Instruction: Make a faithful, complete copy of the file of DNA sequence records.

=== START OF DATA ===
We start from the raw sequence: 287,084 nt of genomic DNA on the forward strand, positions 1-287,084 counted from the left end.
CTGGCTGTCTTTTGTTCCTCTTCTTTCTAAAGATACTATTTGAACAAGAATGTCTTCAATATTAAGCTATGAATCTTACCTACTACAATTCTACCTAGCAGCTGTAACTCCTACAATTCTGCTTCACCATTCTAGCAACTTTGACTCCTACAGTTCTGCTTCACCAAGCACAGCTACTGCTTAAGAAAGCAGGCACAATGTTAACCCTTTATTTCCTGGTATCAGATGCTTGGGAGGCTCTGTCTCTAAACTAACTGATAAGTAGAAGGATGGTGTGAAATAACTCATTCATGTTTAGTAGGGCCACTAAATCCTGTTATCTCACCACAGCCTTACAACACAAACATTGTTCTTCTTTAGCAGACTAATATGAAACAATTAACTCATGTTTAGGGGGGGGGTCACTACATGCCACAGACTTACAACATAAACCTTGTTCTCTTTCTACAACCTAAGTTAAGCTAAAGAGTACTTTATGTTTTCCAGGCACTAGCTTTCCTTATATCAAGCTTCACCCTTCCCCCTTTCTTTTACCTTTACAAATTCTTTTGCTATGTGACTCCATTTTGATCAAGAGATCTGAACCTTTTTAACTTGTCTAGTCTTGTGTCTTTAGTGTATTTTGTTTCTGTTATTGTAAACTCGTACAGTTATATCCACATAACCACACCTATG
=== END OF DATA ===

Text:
We start from the raw sequence: 287,084 nt of genomic DNA on the forward strand, positions 1-287,084 counted from the left end.
CTGGCTGTCTTTTGTTCCTCTTCTTTCTAAAGATACTATTTGAACAAGAATGTCTTCAATATTAAGCTATGAATCTTACCTACTACAATTCTACCTAGCAGCTGTAACTCCTACAATTCTGCTTCACCATTCTAGCAACTTTGACTCCTACAGTTCTGCTTCACCAAGCACAGCTACTGCTTAAGAAAGCAGGCACAATGTTAACCCTTTATTTCCTGGTATCAGATGCTTGGGAGGCTCTGTCTCTAAACTAACTGATAAGTAGAAGGATGGTGTGAAATAACTCATTCATGTTTAGTAGGGCCACTAAATCCTGTTATCTCACCACAGCCTTACAACACAAACATTGTTCTTCTTTAGCAGACTAATATGAAACAATTAACTCATGTTTAGGGGGGGGGTCACTACATGCCACAGACTTACAACATAAACCTTGTTCTCTTTCTACAACCTAAGTTAAGCTAAAGAGTACTTTATGTTTTCCAGGCACTAGCTTTCCTTATATCAAGCTTCACCCTTCCCCCTTTCTTTTACCTTTACAAATTCTTTTGCTATGTGACTCCATTTTGATCAAGAGATCTGAACCTTTTTAACTTGTCTAGTCTTGTGTCTTTAGTGTATTTTGTTTCTGTTATTGTAAACTCGTACAGTTATATCCACATAACCACACCTATG